In the previous blog article about capillary rheometry, we answered the important question why there is a need for a capillary rheometer, what parameters can be measured and for which purposes the parameters can be used.
Natalie Rudolph (PhD) explains the working principle, parameters and their relations of the capillary rheometer in the video below.
What does a characteristic viscosity flow curve look like?
For each applied piston speed, a shear rate (dependent on the die diameter) is applied on the sample. An equilibrium pressure is recorded for each piston speed to calculate shear viscosity. The shear viscosity is calculated from the velocity and pressure prevailing at different shear rates.
Most samples (especially polymers) follow a characteristic viscosity flow curve. In the zero shear region, the viscosity is shear rate independent. This happens at low shear rates as the deformation is not large enough to disentangle the long polymer chains. The shear thinning region describes the region where the viscosity continues to decrease with increasing shear rates. Once the polymer chains are elongated and stretched to the maximum extent, increased shearing cannot further reduce the viscosity. This is the so-called infinite viscosity region.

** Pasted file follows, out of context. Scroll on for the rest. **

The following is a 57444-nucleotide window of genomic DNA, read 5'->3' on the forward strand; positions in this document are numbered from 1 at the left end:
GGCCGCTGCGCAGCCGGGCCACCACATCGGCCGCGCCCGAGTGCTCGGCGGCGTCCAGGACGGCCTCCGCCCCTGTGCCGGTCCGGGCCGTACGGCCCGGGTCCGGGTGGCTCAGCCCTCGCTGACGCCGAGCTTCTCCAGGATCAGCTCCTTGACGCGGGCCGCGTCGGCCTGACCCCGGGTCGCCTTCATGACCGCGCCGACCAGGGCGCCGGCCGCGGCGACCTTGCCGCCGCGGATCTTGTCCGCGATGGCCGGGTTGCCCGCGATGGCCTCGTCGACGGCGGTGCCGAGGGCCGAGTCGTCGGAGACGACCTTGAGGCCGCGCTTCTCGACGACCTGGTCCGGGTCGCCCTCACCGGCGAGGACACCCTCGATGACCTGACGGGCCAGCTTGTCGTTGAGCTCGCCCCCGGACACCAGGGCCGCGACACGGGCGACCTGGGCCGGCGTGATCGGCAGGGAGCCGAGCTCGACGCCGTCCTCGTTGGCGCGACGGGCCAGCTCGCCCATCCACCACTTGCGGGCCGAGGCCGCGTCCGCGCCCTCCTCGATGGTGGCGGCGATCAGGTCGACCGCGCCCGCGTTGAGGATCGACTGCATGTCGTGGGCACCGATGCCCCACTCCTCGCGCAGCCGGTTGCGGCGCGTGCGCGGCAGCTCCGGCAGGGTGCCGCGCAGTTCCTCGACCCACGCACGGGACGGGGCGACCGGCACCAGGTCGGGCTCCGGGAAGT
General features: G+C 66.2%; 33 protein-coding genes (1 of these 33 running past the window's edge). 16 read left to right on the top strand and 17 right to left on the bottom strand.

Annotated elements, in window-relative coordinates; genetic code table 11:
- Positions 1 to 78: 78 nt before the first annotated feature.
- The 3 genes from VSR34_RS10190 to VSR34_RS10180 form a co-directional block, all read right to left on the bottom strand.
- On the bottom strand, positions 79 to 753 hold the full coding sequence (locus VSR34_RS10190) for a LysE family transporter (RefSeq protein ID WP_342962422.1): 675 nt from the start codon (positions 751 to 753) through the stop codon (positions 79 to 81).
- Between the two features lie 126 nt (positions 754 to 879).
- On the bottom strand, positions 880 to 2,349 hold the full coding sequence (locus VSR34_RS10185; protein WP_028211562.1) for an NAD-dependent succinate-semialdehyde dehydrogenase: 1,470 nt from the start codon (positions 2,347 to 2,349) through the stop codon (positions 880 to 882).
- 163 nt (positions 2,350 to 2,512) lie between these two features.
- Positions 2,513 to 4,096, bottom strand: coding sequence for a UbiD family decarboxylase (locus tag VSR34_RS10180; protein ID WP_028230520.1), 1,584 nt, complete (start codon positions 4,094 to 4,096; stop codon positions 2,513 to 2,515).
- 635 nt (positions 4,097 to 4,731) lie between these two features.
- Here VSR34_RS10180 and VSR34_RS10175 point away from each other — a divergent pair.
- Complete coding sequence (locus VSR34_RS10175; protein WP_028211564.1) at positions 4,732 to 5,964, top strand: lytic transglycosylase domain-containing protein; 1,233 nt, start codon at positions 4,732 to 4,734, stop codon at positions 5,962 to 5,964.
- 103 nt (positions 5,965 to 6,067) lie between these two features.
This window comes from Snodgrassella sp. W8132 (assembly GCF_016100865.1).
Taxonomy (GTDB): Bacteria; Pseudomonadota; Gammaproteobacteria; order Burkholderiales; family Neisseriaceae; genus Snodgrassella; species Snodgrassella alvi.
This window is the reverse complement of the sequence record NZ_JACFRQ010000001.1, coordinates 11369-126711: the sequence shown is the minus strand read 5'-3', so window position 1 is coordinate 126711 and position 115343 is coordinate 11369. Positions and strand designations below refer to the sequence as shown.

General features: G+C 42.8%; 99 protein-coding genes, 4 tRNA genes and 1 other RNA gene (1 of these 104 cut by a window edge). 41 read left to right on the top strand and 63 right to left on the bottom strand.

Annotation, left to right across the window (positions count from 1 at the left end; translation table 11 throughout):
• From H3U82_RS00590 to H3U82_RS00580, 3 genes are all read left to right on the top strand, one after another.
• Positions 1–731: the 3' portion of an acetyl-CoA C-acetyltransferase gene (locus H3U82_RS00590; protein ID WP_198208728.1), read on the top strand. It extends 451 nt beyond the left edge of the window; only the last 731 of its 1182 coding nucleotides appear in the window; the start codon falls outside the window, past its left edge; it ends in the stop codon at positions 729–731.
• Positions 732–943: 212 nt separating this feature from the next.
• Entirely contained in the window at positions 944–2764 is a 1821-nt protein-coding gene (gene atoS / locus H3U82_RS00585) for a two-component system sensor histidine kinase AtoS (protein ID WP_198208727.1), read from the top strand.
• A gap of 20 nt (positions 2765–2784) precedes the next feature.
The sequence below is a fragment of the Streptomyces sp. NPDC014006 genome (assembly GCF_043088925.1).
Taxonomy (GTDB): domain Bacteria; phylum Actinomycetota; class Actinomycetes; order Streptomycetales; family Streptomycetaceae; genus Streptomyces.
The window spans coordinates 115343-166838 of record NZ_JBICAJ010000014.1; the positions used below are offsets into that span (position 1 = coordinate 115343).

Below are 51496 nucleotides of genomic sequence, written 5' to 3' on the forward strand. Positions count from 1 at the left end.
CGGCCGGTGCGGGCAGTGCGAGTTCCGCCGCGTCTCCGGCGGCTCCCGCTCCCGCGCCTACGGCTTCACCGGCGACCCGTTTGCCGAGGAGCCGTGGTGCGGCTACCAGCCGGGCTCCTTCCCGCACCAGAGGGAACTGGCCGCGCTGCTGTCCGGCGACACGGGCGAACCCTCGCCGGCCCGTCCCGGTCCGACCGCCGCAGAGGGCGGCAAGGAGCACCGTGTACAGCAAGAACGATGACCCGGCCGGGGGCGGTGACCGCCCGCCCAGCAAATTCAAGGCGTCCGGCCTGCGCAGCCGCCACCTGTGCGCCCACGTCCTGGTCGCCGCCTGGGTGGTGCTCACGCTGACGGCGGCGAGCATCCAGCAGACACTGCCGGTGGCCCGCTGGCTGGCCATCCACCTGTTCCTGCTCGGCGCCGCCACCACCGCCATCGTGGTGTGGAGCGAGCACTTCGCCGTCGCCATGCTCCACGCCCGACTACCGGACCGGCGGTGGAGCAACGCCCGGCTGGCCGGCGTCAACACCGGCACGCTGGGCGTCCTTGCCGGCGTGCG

In order to obtain accurate viscosity curves, an understanding of the impact factors on the measurement results is required. These factors can be based on the setup, but also on the material properties like the shear thinning behavior itself.
Bagley and Rabinowitsch Corrections
In the video, Dr. Rudolph explains both the Bagley and Rabinowitsch correction in detail and demonstrates their importance. The Bagley correction is required due to the typical flow conditions pressing material from a bigger reservoir into the smaller die. The latter Rabinowitsch correction is most important for non-Newtonian materials like polymers.
Next week, we will share details on the RH 2000 and show in a quick test run how easy to operate the instrument is.